Chicago Musical Pathways Initiative is encouraging young students of diverse backgrounds to audition for its Fellows program.
CMPI, a mentorship program, was launched in the fall of 2019 and targets talented and serious music students to become a part of the program. The program seeks individuals from underrepresented and minority communities.
The deadline for online applications for the Fellows program starting in the 2020-21 season is July 3. Visit chicagopathways.org/audition.
"This program is important for a lot of reasons," said Adrienne Thompson, CMPI director. Thompson said children and students of color all too often hear about "what they can't do" more than anything.
"What we're teaching kids is 'You can do this. If this is your heart's desire, I will show you how,' " Thompson said.
Through the Fellows program, dedicated and talented orchestral students enter a training curriculum that includes everything from masterclasses and weekly private lessons to workshops, mentorship from professional musicians and more.
Chicago Musical Pathways Initiative was established with the help of a $3.5 million grant from The Andrew W. Mellon Foundation in 2018.
Thompson said the program is dedicated to classical music and orchestral instruments. (Vocalists and pianists are not included in the program).
"We're looking for kids who are talented and dedicated and know they like it," Thompson said, adding that the students have to be willing to practice and work.
"They have to be able to hang in for the long run," she said. The Fellows who take part in the program go on to top musical schools in the country. All are preparing for careers in the music industry.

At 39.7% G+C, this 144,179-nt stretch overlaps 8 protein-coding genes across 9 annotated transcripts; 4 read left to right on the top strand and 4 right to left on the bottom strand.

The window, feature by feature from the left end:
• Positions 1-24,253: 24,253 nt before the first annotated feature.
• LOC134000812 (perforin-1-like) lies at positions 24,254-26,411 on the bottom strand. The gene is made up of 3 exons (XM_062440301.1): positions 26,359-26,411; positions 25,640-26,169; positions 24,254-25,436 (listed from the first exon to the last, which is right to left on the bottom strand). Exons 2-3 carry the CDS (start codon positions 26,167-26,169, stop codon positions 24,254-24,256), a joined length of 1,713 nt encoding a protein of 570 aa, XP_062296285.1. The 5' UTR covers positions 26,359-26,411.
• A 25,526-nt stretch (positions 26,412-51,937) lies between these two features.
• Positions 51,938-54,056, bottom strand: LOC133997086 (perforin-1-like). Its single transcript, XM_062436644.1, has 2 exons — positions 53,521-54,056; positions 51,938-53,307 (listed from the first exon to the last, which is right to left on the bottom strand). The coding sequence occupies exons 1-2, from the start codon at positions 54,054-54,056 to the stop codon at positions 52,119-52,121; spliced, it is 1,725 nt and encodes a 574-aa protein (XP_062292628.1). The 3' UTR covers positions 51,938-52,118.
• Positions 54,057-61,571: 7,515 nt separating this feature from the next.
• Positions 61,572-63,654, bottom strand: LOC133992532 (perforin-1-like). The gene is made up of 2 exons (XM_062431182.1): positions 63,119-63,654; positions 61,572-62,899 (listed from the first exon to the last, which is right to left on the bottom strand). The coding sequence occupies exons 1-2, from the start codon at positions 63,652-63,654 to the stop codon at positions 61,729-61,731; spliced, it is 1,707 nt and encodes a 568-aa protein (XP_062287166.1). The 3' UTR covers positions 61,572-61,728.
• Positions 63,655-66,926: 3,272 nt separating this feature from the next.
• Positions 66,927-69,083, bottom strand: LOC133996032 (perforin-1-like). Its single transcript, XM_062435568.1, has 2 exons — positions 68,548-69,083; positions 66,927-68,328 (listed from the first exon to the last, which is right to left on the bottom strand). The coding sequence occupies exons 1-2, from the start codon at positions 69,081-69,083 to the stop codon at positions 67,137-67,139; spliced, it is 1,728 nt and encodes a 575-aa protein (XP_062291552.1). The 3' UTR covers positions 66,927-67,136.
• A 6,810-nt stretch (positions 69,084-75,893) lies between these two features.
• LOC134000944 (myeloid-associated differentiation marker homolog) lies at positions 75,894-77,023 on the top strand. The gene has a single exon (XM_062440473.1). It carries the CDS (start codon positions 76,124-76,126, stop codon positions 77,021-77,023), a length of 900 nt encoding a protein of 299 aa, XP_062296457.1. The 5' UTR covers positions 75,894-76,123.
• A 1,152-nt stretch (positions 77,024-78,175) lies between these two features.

Owen Riordan, 15, of Dyer, is one of the Fellows at CMPI. Riordan got involved with the program last year.
According to Riordan, who is a trombonist, it's a wonderful opportunity to be involved with CMPI. The mentoring part of the program, he said, is very interesting in that professional musicians are their mentors.
"Every single week I play trombone for a world renowned trombonist. It's usually awesome people (who are mentors)," he said.
Riordan, who attends Lake Central High School, in St. John, said he comes from a musical family. His father was a trombone teacher who encouraged him in his pursuit of music.
"I want to be a trombonist in an orchestra," Riordan said, about his future desires in music. Riordan said he previously played as a soloist for Northwest Indiana Symphony Orchestra for a past Holiday Pops concert at the former Star Plaza Theatre.
"We consider this a career apprenticeship," director Thompson said about CMPI.
Thompson, who is a native of Chicago, was previously an orchestra teacher in Atlanta and also ran a program in Atlanta similar to the CMPI program. She is the mother of eight children. Four of her children have gone into music professionally. While growing up in Chicago, Thompson, who was one of the "Mount Greenwood 7," was one of the first African Americans to attend Mount Greenwood Elementary School in Chicago.
According to Thompson, it's important for the adults in a student's life to help guide them on the right path in their career pursuits. She said the CMPI program is dedicated to helping the Fellows do that and helps promote their success.
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